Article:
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Latin Grammar I, Lesson 14. Of the Genitive Case of the Third Declension (of Nouns)

In lesson 13, we learned of the third declension of Latin nouns. Unlike first and second declension nouns, third declension nouns have many different forms, which can cause confusion. In this lesson, we will learn the various ways that third declension nouns form their genitive cases, which will bring some order to these nouns.

To complete the objectives of this lesson, complete the following tasks:

  1. Read over the entire lesson once for familiarity.
  2. Study the translation of each rule in the lesson.
  3. Note the different Nominative endings by which third declension nouns are divided.
  4. Learn the general and special ways in which genitive cases are formed for each group of third declension nouns.
  5. Study the lesson for mastery.
  6. Complete the lesson assessment.

If you need any help with this lesson, please post your questions on the course Student Forum in the Study Center.

Lesson

I. Neutra in E mutant ipsum E nominativi in IS, ut: omne, omnis; cubile, cubilis.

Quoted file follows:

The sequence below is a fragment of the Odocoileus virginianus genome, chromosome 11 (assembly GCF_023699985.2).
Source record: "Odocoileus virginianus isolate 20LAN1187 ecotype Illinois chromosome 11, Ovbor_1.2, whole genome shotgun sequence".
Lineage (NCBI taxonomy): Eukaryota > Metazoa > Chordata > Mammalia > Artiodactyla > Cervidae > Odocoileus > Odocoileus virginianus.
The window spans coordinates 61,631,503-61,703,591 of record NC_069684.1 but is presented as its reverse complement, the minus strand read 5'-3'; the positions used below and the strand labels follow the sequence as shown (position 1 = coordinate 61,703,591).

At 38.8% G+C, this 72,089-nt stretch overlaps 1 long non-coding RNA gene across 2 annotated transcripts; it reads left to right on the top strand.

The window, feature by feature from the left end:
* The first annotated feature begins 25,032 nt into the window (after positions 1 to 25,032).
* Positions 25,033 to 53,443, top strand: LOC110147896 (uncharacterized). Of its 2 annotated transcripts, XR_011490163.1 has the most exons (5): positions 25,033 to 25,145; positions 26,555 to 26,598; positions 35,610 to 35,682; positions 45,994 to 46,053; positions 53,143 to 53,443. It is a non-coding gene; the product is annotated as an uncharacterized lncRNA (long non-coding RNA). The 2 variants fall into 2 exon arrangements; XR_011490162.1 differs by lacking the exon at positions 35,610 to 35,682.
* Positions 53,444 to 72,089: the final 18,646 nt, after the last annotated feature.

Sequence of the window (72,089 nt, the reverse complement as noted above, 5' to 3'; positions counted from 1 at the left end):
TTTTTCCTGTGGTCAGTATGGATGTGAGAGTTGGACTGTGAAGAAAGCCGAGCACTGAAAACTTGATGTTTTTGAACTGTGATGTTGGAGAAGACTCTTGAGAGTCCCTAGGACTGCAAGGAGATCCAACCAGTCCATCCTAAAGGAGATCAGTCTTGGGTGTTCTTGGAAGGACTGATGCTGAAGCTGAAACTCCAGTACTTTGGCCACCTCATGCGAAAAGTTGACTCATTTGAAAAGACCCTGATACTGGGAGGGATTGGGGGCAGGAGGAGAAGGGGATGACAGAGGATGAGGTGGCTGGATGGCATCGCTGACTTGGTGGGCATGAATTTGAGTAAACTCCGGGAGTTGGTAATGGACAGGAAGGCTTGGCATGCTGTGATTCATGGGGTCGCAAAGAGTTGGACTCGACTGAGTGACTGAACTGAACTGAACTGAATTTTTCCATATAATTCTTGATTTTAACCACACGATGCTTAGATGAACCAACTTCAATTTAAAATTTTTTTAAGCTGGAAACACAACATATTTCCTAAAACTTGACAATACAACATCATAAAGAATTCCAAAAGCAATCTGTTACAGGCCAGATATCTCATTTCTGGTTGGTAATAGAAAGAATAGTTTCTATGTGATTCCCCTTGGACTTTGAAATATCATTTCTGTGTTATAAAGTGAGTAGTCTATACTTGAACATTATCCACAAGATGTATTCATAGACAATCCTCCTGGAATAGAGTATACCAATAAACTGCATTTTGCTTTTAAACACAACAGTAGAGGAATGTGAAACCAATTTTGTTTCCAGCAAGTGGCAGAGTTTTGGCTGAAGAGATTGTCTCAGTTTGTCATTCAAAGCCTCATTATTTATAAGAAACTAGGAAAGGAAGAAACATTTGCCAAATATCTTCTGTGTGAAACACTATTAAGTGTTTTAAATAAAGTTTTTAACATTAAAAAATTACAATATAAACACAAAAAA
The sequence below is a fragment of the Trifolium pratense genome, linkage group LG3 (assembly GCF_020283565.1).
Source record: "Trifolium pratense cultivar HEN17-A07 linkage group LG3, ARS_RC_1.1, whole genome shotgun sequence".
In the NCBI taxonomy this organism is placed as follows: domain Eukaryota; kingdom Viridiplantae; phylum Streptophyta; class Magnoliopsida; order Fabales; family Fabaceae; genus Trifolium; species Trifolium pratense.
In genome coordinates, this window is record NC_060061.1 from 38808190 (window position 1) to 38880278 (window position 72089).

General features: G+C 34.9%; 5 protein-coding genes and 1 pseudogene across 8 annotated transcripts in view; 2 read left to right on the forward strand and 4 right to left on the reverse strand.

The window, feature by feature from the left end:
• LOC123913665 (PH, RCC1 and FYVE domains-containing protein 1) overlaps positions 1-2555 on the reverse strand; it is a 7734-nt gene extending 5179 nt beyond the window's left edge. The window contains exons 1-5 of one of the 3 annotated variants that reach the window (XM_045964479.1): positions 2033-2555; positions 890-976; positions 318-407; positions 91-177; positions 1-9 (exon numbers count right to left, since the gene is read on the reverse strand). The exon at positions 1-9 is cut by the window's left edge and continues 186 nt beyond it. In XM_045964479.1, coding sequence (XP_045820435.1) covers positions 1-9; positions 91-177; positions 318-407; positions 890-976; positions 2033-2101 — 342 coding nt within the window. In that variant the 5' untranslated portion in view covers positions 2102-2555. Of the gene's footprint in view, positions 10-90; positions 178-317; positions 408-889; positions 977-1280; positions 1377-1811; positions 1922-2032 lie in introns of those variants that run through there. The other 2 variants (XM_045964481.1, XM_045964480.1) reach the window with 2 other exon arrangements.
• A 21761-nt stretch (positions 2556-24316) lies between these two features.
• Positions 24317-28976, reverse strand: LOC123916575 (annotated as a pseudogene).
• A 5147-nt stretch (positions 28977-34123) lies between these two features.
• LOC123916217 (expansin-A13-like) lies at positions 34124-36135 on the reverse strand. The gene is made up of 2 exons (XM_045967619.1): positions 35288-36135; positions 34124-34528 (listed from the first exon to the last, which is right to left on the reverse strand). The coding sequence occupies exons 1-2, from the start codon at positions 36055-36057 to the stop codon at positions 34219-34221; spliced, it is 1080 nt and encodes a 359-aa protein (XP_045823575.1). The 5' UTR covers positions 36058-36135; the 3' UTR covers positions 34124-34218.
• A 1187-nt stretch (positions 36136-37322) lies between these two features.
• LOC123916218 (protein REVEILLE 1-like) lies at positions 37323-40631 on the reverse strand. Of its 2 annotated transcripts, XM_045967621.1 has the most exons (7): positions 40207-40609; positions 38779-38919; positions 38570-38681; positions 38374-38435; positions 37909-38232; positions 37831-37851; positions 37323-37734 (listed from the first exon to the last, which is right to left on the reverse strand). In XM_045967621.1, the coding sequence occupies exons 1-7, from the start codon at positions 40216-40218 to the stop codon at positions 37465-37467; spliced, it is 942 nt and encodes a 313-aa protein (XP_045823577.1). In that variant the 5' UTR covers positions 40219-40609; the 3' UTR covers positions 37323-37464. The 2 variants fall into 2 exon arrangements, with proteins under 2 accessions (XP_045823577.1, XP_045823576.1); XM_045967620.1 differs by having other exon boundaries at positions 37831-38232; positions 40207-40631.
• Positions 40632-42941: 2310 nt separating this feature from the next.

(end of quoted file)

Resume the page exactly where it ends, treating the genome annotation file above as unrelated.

Translation: Neuter (nouns of the third declension that end) in E change that E of the Nominative (case) into IS (to make the Genitive case), as: omne (becomes) omnis; cubile (becomes) cubilis.

II. O finita ONIS accipiunt in genitivo: ut harpago, harpagonis. Verum caro habet carnis, Nerio et Anio, Nerienis, Anienis. Praeterea foeminina in DO, GO (excepto unedo, unedonis) faciunt INIS, ut: grando, grandinis; siligo, siliginis. His adde masculina Apollo, ordo, margo, cardo, cupido, homo, nemo, turbo.

Translation: (Nouns of the third declension) with O ended take ONIS in (the) Genitive (case), as: harpago, harpagonis. But (the noun) caro has carnis, Nerio and Anio (have) Nerienis (and) Anienis. Besides (these) feminine (nouns that end) in DO (and) GO (except unedo, unedonis) make INIS, as: grando, grandinis; siligo, siliginis. To these add (the) masculine (nouns) Apollo, ordo, margo, cardo, cupido, homo, nemo, turbo.

III. L, D, T, finita addunt IS genitivo, ut: vigil, vigilis; David, Davidis; caput, capitis verso U in I, ut etiam in ejus compositis. At mel et fel, mellis et fellis habent altero L adhibito in obliquis.